An Enchanting Dinner in the Wild

An Enchanting Dinner In The Wild

An Enchanting Dinner in the Wild

In more than 15 years of covering the culinary scene in Europe and Southeast Asia , I’ve had the privilege of dining at dozens of singular restaurants, from Copenhagen to Sydney.

I even have secured all the patterns, from sub-atomic cooking to zero-squander veggie-lover kitchens; I’ve road‑tripped with big-name culinary specialist José Andrés through the north of Spain, and pilgrimaged to remote Buddhist sanctuaries in Korea with David Chang to taste vegan sanctuary food so flavourful that he actually asked the nuns for their antiquated plans.

Many of those meals were, of course, memorable, but the one that also stands out sharpest in my mind is without stars (the Michelin kind anyway), without tablecloths, without a typical professional kitchen – actually , without walls. Called Vuurtoreneiland (the Lighthouse Island), the restaurant is found on alittle windswept islet within the center of the IJsselmeer, within Netherlands . Although it’s a fairly well-kept secret nationally, all of its 50 to 60 seats regularly sell out two months beforehand in just minutes.

The meal begins before you even arrive. Guests are collected at a dock a quick drive from Amsterdam’s central station during a chic 1920s ferryboat, and served an aperitivo with a wonderfully curated picnic box of handmade charcuterie, fresh bread, seasonal crudités and homemade butter. About an hour later they’re delivered to a ship-sized fragment of land populated by some sheep, an obscured 19th-century bunker and alittle lighthouse. A path meandering between grassy knolls leads to a dramatic open-sided tent-shaped structure made up of wood and glass.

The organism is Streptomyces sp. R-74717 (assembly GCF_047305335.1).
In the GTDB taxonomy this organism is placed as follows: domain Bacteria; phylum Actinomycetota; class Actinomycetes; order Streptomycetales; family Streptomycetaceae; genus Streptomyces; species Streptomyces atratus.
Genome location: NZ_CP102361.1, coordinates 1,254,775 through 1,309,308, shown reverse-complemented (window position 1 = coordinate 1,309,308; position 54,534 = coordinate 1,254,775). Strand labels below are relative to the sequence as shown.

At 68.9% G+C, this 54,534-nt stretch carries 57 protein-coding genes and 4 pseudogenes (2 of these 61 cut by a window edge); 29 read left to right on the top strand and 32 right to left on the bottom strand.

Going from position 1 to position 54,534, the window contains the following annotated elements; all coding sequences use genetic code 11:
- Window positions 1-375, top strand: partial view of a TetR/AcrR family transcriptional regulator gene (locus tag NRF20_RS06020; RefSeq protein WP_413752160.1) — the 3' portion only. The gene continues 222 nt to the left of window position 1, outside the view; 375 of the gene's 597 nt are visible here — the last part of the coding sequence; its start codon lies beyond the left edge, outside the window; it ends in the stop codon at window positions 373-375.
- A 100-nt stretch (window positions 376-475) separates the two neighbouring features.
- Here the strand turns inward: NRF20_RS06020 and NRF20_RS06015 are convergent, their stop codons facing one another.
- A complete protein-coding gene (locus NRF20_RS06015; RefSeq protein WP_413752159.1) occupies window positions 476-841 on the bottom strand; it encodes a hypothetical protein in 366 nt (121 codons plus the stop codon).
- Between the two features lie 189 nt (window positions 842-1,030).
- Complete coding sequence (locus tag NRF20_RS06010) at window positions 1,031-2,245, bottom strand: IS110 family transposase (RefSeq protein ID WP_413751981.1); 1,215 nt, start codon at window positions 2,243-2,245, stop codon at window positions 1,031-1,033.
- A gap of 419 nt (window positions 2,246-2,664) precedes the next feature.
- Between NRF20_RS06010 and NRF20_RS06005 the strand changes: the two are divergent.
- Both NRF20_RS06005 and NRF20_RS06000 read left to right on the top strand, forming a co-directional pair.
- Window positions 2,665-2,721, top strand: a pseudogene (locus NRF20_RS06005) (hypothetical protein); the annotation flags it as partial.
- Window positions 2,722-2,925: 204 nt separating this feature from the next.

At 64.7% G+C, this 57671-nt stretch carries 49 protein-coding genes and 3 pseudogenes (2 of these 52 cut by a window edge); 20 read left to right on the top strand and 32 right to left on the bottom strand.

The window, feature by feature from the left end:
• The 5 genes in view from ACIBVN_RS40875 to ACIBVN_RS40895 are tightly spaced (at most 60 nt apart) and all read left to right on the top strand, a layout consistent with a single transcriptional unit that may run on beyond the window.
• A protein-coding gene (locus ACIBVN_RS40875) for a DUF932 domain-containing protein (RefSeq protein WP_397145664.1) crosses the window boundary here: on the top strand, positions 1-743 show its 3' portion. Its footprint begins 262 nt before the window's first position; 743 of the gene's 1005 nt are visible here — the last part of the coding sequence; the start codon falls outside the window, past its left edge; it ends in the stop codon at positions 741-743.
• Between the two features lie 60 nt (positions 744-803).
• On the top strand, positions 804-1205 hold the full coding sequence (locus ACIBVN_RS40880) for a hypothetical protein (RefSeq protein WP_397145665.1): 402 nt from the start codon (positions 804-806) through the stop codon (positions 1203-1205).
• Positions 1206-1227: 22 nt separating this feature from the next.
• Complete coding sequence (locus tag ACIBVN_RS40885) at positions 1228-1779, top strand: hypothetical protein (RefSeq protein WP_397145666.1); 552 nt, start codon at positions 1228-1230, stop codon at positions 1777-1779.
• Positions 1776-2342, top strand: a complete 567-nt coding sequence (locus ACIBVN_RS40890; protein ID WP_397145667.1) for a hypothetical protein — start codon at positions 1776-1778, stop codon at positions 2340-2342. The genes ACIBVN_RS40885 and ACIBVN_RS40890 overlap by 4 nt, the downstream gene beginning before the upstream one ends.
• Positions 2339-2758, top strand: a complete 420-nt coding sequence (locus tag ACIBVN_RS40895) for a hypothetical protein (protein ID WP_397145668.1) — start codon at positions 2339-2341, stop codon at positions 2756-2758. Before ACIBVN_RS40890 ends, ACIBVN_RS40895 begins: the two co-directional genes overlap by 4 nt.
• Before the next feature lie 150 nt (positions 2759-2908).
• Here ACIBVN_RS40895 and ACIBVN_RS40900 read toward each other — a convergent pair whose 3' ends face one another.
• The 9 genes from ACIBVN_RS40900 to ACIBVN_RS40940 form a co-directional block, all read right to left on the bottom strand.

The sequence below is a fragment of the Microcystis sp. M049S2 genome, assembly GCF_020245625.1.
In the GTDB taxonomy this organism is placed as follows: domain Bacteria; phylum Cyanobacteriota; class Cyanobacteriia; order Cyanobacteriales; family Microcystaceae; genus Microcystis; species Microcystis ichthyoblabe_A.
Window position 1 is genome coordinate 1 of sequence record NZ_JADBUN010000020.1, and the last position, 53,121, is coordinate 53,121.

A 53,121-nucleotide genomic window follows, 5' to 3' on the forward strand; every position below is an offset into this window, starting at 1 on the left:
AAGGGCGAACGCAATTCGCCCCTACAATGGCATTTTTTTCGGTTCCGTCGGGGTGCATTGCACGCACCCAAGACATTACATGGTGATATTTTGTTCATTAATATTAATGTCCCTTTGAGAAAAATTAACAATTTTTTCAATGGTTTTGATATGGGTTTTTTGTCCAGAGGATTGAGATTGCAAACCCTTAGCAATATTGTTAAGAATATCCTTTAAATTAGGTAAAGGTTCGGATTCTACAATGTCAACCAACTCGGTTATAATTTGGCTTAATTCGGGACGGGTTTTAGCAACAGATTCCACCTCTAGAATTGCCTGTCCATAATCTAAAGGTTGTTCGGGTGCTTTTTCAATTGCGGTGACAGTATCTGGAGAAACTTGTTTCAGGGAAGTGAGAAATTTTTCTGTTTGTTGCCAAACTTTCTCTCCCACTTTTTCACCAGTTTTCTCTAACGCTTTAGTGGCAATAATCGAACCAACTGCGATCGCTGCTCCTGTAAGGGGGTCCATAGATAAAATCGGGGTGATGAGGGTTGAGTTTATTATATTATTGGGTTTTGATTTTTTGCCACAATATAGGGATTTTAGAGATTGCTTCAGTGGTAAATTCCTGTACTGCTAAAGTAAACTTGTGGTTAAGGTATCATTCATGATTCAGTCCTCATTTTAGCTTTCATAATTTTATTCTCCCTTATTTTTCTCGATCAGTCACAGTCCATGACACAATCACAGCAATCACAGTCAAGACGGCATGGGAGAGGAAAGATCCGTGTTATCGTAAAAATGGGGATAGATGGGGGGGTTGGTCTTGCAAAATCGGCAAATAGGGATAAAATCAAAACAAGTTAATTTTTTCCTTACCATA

To be served a five-course meal here – variety of it foraged from the island itself and cooked over open fires – while watching the sun set over the IJsselmeer, when an hour before the cacophony of an outsized city rang loud, is both exceptional and exceptionally disorientating. Somehow everything, from the taste of the food to the landscape, is cast into sharper relief by the transient nature of the experience.

For a few of years now, chefs like René Redzepi of the world-famous Noma and Magnus Nilsson of Fäviken, in remote Sweden, have inspired others to hunt and gather outstanding seasonal ingredients from nature. Now, however, there are chefs taking it a step further and moving their cooking off the grid entirely. It’s a little but growing culinary movement; call it wild dining. It embraces the only of being in nature – fresh air, stunning landscapes and potent solitude – and enhances it with world-class cuisine.

My first meal on Vuurtoreneiland was in 2013, the summer it opened; founder Brian Boswijk and his team were still experimenting with their model. Four years later I went again, and both infrastructure and food had vastly improved.

They still cook everything over fire, but their techniques have evolved: from charring certain ingredients directly on hot coals to subtly smoking them with hay, as an example. And having created a dramatic atmospheric indoor space within the old bunker, they’re now open in winter too.